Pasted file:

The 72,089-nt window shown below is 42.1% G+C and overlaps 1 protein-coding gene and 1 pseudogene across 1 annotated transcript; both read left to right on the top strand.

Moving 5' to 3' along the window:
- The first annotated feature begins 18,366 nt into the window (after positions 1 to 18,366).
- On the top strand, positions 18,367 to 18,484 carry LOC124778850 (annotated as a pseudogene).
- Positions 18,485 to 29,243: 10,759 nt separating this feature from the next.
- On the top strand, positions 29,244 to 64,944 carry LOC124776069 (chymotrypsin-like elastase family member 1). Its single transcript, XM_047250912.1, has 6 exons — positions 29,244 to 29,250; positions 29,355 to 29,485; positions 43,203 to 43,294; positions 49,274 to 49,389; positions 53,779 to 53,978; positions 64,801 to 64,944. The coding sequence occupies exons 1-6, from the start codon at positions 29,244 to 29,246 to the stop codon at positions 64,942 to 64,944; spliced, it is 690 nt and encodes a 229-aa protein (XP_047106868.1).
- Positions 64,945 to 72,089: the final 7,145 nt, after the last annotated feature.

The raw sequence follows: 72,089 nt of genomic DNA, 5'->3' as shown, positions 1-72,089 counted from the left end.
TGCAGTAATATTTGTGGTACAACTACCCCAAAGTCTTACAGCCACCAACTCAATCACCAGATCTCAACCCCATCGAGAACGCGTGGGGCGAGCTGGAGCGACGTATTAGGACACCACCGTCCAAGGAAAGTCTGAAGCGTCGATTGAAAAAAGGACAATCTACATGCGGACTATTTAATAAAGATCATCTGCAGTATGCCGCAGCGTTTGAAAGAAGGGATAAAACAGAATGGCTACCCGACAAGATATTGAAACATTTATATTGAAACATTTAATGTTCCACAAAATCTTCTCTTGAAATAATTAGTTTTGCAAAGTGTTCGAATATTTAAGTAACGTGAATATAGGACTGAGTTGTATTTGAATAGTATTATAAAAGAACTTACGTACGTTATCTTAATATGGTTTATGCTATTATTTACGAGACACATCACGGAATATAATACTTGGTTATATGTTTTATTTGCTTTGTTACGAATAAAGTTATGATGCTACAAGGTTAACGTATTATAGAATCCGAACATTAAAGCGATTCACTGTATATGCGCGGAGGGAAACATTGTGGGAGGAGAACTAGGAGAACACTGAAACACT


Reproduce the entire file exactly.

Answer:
The 72,089-nt window shown below is 42.1% G+C and overlaps 1 protein-coding gene and 1 pseudogene across 1 annotated transcript; both read left to right on the top strand.

Moving 5' to 3' along the window:
- The first annotated feature begins 18,366 nt into the window (after positions 1 to 18,366).
- On the top strand, positions 18,367 to 18,484 carry LOC124778850 (annotated as a pseudogene).
- Positions 18,485 to 29,243: 10,759 nt separating this feature from the next.
- On the top strand, positions 29,244 to 64,944 carry LOC124776069 (chymotrypsin-like elastase family member 1). Its single transcript, XM_047250912.1, has 6 exons — positions 29,244 to 29,250; positions 29,355 to 29,485; positions 43,203 to 43,294; positions 49,274 to 49,389; positions 53,779 to 53,978; positions 64,801 to 64,944. The coding sequence occupies exons 1-6, from the start codon at positions 29,244 to 29,246 to the stop codon at positions 64,942 to 64,944; spliced, it is 690 nt and encodes a 229-aa protein (XP_047106868.1).
- Positions 64,945 to 72,089: the final 7,145 nt, after the last annotated feature.

The raw sequence follows: 72,089 nt of genomic DNA, 5'->3' as shown, positions 1-72,089 counted from the left end.
TGCAGTAATATTTGTGGTACAACTACCCCAAAGTCTTACAGCCACCAACTCAATCACCAGATCTCAACCCCATCGAGAACGCGTGGGGCGAGCTGGAGCGACGTATTAGGACACCACCGTCCAAGGAAAGTCTGAAGCGTCGATTGAAAAAAGGACAATCTACATGCGGACTATTTAATAAAGATCATCTGCAGTATGCCGCAGCGTTTGAAAGAAGGGATAAAACAGAATGGCTACCCGACAAGATATTGAAACATTTATATTGAAACATTTAATGTTCCACAAAATCTTCTCTTGAAATAATTAGTTTTGCAAAGTGTTCGAATATTTAAGTAACGTGAATATAGGACTGAGTTGTATTTGAATAGTATTATAAAAGAACTTACGTACGTTATCTTAATATGGTTTATGCTATTATTTACGAGACACATCACGGAATATAATACTTGGTTATATGTTTTATTTGCTTTGTTACGAATAAAGTTATGATGCTACAAGGTTAACGTATTATAGAATCCGAACATTAAAGCGATTCACTGTATATGCGCGGAGGGAAACATTGTGGGAGGAGAACTAGGAGAACACTGAAACACT